Food & Beverage Perspectives
Genetic Variation Helps Vegetarians Process Omega-3s, Omega-6s

Genetic Variation Helps Vegetarians Process Omega-3s, Omega-6s

A genetic variation evolved in populations that historically have favored vegetarian diets, such as in India, Africa and parts of East Asia, allows them to efficiently process omega-3 and omega-6 fatty acids and convert them into compounds essential for early brain development and controlling inflammation, according to a new study published in the journal Molecular Biology and Evolution

A genetic variation evolved in populations that historically have favored vegetarian diets, such as in India, Africa and parts of East Asia, allows them to efficiently process omega-3 and omega-6 fatty acids and convert them into compounds essential for early brain development and controlling inflammation, according to a new study published in the journal Molecular Biology and Evolution. The researchers also discovered a different version of this gene adapted to a marine diet among the Inuit in Greenland, who mainly consume seafood.

The vegetarian allele evolved in populations that have eaten a plant-based diet over hundreds of generations. Straying from a balanced omega-6 to omega-3 diet, may make people with the adapted gene more susceptible to inflammation, and by association, an increased risk of heart disease and colon cancer.

Researchers from Cornell University analyzed frequencies of the vegetarian allele in 234 primarily vegetarian Indians and 311 U.S. individuals and found the vegetarian allele in 68 percent of the Indians and in just 18 percent of Americans. Analysis using data from the 1,000 Genomes Project similarly found the vegetarian allele in 70 percent of South Asians, 53 percent of Africans, 29 percent of East Asians, and 17 percent of Europeans.

In Inuit populations of Greenland, the researchers uncovered that a previously identified adaptation is opposite to the one found in long-standing vegetarian populations: While the vegetarian allele has an insertion of 22 bases (a base is a building block of DNA) within the gene, this insertion was found to be deleted in the seafood allele.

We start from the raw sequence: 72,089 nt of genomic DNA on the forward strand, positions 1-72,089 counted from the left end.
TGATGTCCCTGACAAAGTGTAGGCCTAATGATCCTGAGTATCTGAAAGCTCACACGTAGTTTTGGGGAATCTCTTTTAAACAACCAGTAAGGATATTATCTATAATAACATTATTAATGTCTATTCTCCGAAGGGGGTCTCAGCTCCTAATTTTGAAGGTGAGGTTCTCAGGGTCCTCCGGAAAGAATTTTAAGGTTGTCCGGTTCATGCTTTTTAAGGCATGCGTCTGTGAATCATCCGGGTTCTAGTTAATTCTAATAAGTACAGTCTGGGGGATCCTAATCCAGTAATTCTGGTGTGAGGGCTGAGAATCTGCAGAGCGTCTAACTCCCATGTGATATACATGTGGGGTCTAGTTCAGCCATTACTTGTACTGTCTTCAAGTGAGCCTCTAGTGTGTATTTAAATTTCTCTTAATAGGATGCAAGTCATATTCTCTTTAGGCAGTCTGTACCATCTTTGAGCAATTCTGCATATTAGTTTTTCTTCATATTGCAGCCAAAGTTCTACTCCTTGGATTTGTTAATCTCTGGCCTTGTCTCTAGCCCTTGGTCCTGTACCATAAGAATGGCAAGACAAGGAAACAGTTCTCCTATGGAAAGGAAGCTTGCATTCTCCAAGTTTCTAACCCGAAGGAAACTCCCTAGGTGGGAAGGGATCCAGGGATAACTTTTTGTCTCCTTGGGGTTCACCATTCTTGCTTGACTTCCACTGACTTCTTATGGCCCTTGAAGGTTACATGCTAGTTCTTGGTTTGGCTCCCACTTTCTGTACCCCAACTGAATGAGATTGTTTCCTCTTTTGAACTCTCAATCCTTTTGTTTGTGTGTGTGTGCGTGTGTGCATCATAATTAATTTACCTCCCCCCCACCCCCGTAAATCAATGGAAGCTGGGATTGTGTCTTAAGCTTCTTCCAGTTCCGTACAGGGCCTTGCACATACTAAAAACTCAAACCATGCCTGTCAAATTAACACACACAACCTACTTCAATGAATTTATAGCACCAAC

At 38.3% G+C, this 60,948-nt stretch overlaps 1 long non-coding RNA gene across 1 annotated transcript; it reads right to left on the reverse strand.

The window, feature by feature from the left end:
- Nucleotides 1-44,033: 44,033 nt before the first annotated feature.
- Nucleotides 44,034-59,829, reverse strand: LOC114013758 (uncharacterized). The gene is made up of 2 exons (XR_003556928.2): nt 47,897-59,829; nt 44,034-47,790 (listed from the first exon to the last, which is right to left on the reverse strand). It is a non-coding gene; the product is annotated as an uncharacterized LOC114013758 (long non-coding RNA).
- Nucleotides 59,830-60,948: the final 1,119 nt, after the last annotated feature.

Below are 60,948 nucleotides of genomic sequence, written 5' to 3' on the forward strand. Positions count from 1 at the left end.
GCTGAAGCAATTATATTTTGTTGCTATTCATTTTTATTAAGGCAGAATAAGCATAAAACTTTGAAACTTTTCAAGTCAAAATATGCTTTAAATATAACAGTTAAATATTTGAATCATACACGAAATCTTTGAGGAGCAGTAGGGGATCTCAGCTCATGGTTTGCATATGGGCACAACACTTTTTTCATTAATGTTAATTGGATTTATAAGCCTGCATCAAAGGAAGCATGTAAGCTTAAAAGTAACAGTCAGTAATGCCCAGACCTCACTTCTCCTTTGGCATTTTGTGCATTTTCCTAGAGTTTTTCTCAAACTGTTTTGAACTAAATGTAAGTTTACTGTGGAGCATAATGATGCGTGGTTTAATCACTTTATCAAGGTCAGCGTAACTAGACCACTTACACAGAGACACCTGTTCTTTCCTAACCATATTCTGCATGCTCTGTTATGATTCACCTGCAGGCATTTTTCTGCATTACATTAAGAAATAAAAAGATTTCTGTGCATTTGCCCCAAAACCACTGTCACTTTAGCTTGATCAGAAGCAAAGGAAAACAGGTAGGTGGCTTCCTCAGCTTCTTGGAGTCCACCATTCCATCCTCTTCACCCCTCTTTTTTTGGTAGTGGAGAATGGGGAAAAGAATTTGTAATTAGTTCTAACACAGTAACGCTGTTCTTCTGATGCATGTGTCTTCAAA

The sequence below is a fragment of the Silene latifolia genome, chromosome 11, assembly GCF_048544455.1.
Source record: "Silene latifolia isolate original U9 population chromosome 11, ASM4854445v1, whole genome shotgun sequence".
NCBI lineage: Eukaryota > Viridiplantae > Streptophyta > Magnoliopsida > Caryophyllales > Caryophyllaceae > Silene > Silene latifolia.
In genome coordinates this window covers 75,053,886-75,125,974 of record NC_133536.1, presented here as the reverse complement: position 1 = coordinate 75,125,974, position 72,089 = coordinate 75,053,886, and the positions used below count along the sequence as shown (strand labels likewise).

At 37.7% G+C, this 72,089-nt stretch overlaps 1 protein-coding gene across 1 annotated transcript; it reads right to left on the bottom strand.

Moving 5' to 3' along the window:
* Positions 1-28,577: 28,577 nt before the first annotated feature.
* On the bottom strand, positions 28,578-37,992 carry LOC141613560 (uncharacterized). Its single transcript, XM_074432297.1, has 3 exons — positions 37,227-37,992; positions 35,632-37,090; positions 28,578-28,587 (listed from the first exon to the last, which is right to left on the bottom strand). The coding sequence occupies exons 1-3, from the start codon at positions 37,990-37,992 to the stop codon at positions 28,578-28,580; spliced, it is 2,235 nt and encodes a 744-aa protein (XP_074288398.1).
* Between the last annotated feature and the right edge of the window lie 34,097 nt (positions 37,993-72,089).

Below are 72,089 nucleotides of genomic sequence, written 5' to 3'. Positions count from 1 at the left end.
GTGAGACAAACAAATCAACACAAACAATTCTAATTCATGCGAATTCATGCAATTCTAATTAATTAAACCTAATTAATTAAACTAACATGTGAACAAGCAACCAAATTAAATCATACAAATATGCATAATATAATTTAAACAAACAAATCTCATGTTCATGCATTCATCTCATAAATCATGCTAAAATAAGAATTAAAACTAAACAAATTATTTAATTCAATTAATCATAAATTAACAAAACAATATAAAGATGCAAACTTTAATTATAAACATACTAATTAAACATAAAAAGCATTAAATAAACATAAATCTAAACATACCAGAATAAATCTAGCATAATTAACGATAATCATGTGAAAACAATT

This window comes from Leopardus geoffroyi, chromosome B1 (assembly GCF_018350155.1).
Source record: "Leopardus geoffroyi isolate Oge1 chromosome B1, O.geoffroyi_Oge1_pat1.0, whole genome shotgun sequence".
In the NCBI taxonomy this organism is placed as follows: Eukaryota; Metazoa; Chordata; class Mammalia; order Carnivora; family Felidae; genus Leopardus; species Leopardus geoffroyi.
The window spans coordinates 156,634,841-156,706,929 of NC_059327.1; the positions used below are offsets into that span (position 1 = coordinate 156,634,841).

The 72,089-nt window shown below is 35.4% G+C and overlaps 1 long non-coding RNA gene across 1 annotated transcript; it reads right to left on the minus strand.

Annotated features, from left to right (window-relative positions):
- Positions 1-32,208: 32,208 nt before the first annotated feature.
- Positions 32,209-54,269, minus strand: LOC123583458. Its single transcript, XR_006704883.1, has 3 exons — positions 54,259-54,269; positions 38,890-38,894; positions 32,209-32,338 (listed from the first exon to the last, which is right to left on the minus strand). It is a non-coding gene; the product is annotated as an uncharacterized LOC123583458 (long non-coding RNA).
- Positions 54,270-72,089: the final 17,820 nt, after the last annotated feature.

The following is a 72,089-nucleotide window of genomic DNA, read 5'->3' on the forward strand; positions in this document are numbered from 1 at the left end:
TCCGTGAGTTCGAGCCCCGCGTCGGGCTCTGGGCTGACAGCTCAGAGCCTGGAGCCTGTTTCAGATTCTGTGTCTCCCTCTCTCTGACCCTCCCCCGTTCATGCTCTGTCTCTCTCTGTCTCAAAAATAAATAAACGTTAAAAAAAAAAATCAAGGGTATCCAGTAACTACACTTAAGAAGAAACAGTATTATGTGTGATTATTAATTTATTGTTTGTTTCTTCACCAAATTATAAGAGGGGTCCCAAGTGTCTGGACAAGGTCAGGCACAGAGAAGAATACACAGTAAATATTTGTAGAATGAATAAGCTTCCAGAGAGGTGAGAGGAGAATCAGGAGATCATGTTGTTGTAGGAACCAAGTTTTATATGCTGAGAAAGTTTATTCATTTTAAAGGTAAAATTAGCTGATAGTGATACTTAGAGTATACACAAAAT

“The opposite allele is likely driving adaptation in Inuit," said Kaixiong Ye, co-lead author. “Our study is the first to connect an insertion allele with vegetarian diets, and the deletion allele with a marine diet."

The researchers said several studies have pointed to adaptation in this region of the genome. Their analyses combine to show that the adaptation is driven by an insertion of a small piece of DNA that we know its function. Moreover, when it reached the Greenlandic Inuit, with their marine-based diet rich in omega-3, it might have become detrimental.

FADS1 and FADS2 are enzymes that are essential for converting omega-3 and omega-6 fatty acids into downstream products needed for brain development and controlling inflammation. Meat and seafood eaters have less need for increased FADS1 and FADS2 enzymes to get proper nutrition because their omega-3 and omega-6 fatty acid conversion process is simpler and requires fewer steps.

The study is based on previous work by co-senior author Tom Brenna, professor of human nutrition and of chemistry, who showed the insertion can regulate the expression of FADS1 and FADS2 and hypothesized it could be an adaptation in vegetarian populations.

“One implication from our study is that we can use this genomic information to try to tailor our diet so it is matched to our genome, which is called personalized nutrition," he added.

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